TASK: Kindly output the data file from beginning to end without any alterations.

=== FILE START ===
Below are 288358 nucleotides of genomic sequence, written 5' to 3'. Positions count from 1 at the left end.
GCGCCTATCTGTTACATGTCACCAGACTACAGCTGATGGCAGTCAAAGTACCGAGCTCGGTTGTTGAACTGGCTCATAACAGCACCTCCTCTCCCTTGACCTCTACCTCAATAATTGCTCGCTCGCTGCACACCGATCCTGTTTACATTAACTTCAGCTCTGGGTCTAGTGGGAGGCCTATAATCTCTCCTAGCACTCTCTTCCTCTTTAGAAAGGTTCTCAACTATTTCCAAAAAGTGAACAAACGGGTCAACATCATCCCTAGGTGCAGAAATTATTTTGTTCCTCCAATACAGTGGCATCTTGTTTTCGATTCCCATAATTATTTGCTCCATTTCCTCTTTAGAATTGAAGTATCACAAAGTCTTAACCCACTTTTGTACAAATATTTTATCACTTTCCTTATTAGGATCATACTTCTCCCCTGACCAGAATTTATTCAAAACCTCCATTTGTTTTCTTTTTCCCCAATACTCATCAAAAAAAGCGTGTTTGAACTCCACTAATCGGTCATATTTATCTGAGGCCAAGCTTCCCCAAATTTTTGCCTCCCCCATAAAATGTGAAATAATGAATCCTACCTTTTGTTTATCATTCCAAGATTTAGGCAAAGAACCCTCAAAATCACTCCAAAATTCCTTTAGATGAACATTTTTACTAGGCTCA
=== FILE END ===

Below are 288358 nucleotides of genomic sequence, written 5' to 3'. Positions count from 1 at the left end.
GCGCCTATCTGTTACATGTCACCAGACTACAGCTGATGGCAGTCAAAGTACCGAGCTCGGTTGTTGAACTGGCTCATAACAGCACCTCCTCTCCCTTGACCTCTACCTCAATAATTGCTCGCTCGCTGCACACCGATCCTGTTTACATTAACTTCAGCTCTGGGTCTAGTGGGAGGCCTATAATCTCTCCTAGCACTCTCTTCCTCTTTAGAAAGGTTCTCAACTATTTCCAAAAAGTGAACAAACGGGTCAACATCATCCCTAGGTGCAGAAATTATTTTGTTCCTCCAATACAGTGGCATCTTGTTTTCGATTCCCATAATTATTTGCTCCATTTCCTCTTTAGAATTGAAGTATCACAAAGTCTTAACCCACTTTTGTACAAATATTTTATCACTTTCCTTATTAGGATCATACTTCTCCCCTGACCAGAATTTATTCAAAACCTCCATTTGTTTTCTTTTTCCCCAATACTCATCAAAAAAAGCGTGTTTGAACTCCACTAATCGGTCATATTTATCTGAGGCCAAGCTTCCCCAAATTTTTGCCTCCCCCATAAAATGTGAAATAATGAATCCTACCTTTTGTTTATCATTCCAAGATTTAGGCAAAGAACCCTCAAAATCACTCCAAAATTCCTTTAGATGAACATTTTTACTAGGCTCA